Pathways to health: a framework for health-focused research and practice
© Fleischer et al; licensee BioMed Central Ltd. 2006
Received: 23 May 2006
Accepted: 12 December 2006
Published: 12 December 2006
Public health research and practice is faced with three problems: 1) a focus on disease instead of health, 2) consideration of risk factor/disease relationships one at a time, and 3) attention to individuals with limited regard for the communities in which they live. We propose a framework for health-focused research and practice. This framework encompasses individual and community pathways to health while incorporating the dynamics of context and overall population vulnerability and resilience. Individual pathways to health may differ, but commonalities will exist. By understanding these commonalities, communities can work to support health-promoting pathways in addition to removing barriers. The perspective afforded by viewing health as a dynamic process instead of as a collection of risk factors and diseases expands the number of approaches to improving health globally. Using this approach, multidisciplinary research teams working with active community participants have the potential to reshape health and intervention sciences.
The global healthcare system, which is often a "disease-care" system, is at a breaking point. Healthcare costs are escalating, and disease-prevention strategies focused on changing behaviors among individuals, one at a time, have had limited success [1, 2]. Even if we were able to reduce all risk factors and cure every individual suffering from any one given disease, the occurrence of risk factors and diseases would remain nearly unchanged in the population as a whole. Disease-specific treatment strategies take focus away from the underlying causes of poor population health. The social and environmental contexts that likely produced these diseases will continue to give rise to new cases and new diseases. Our efforts to improve global health will continue to fall short of our goal [3–5].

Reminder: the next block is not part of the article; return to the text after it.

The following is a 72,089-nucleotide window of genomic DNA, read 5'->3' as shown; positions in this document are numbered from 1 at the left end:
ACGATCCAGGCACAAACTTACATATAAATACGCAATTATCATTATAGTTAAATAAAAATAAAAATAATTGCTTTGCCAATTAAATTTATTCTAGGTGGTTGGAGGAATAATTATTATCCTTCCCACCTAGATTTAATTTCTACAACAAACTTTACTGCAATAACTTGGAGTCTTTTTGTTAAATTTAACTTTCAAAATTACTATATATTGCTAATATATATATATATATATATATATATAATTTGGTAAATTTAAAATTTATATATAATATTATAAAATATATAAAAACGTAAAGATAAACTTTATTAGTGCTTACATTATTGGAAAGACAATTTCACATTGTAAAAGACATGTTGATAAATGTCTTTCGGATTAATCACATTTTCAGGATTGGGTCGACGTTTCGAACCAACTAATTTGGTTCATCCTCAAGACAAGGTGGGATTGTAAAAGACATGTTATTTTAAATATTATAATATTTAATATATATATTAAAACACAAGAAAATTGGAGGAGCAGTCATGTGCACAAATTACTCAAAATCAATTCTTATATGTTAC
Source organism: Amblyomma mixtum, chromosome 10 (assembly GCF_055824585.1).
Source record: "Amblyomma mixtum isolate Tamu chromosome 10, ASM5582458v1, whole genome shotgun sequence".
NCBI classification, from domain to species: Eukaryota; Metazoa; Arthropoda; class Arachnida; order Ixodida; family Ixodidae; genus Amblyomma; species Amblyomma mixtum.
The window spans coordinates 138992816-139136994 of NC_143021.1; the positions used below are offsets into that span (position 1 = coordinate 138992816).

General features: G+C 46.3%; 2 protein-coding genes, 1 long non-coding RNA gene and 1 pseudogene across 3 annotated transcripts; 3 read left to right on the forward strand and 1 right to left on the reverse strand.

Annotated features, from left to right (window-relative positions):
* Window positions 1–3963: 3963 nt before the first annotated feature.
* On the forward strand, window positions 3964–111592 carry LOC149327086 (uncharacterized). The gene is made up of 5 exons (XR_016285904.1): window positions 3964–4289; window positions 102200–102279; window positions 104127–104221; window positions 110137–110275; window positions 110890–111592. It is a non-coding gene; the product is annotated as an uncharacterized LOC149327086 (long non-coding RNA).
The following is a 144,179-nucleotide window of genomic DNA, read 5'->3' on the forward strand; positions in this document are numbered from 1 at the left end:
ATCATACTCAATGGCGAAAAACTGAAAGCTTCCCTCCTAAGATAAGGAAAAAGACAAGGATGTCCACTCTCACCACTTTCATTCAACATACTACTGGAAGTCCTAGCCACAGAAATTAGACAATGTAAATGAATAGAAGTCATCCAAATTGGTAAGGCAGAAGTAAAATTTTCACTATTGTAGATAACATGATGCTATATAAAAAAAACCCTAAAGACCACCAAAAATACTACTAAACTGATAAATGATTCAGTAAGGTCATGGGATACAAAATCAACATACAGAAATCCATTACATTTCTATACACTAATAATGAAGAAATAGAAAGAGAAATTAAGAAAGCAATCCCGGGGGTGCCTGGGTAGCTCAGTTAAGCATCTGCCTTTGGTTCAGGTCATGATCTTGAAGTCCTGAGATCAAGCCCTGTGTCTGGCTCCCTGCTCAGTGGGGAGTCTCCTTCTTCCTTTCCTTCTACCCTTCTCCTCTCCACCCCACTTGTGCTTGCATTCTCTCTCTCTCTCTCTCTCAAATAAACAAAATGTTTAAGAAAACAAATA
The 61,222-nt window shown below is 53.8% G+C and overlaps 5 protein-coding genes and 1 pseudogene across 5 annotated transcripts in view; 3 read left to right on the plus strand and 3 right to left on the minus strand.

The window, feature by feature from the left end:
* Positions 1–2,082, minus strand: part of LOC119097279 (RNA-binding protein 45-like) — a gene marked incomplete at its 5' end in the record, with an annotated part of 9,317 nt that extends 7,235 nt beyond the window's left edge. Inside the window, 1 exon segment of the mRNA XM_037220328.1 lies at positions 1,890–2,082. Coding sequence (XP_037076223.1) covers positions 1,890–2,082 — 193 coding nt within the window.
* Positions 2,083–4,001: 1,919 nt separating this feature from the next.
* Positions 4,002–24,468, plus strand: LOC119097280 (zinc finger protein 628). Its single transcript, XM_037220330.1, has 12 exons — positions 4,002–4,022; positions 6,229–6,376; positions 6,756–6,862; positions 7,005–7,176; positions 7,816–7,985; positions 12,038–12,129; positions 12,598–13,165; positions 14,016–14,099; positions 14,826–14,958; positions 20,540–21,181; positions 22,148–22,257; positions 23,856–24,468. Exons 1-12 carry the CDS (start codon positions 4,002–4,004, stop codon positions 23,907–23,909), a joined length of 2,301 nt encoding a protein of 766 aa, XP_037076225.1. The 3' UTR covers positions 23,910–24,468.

One approach to solving this problem may be to focus on health instead of disease, and to develop comprehensive, multilevel, health-promoting policies and programs that are meaningful to people in their communities. Most public health research currently focuses on identifying risk factors for diseases one at a time at the individual level. Based on this model, we have learned a great deal about disease-specific risk factors, but little about common underlying causes of multiple diseases or overall health in populations . The risk factor-based paradigm has focused most of our attention and resources on disease etiology and disease pathogenesis, and, as a result, we know little about health and the pathways to health [1, 6–8].
Understanding how and why some people remain healthy is an important complementary strategy and may help advance public health research and practice. We could ask, for example, what permits 90–95 percent of people infected with tuberculosis to remain free of disease ? Why do most people infected with Helicobacter pylori never suffer any symptoms related to the infection ? Since smoking is the most common cause of lung cancer, how do we explain why so many smokers evade lung cancer altogether? Or finally, where should we focus our efforts with the increasing prevalence of obesity, when most obese people live fully functional lives?
In 1963 Dr. Lester Breslow observed that people are extraordinarily good predictors of their own subsequent health . In the 40 years since then, his observation regarding the predictive power of self-reported health, independent of clinically-assessed objective health status, has been replicated in at least twenty-seven studies worldwide . However, this line of evidence has rarely been incorporated into our disease-focused research studies. In order for people to make such accurate self-assessments, they must be taking into account a wide variety of factors in their lives and in their personal histories.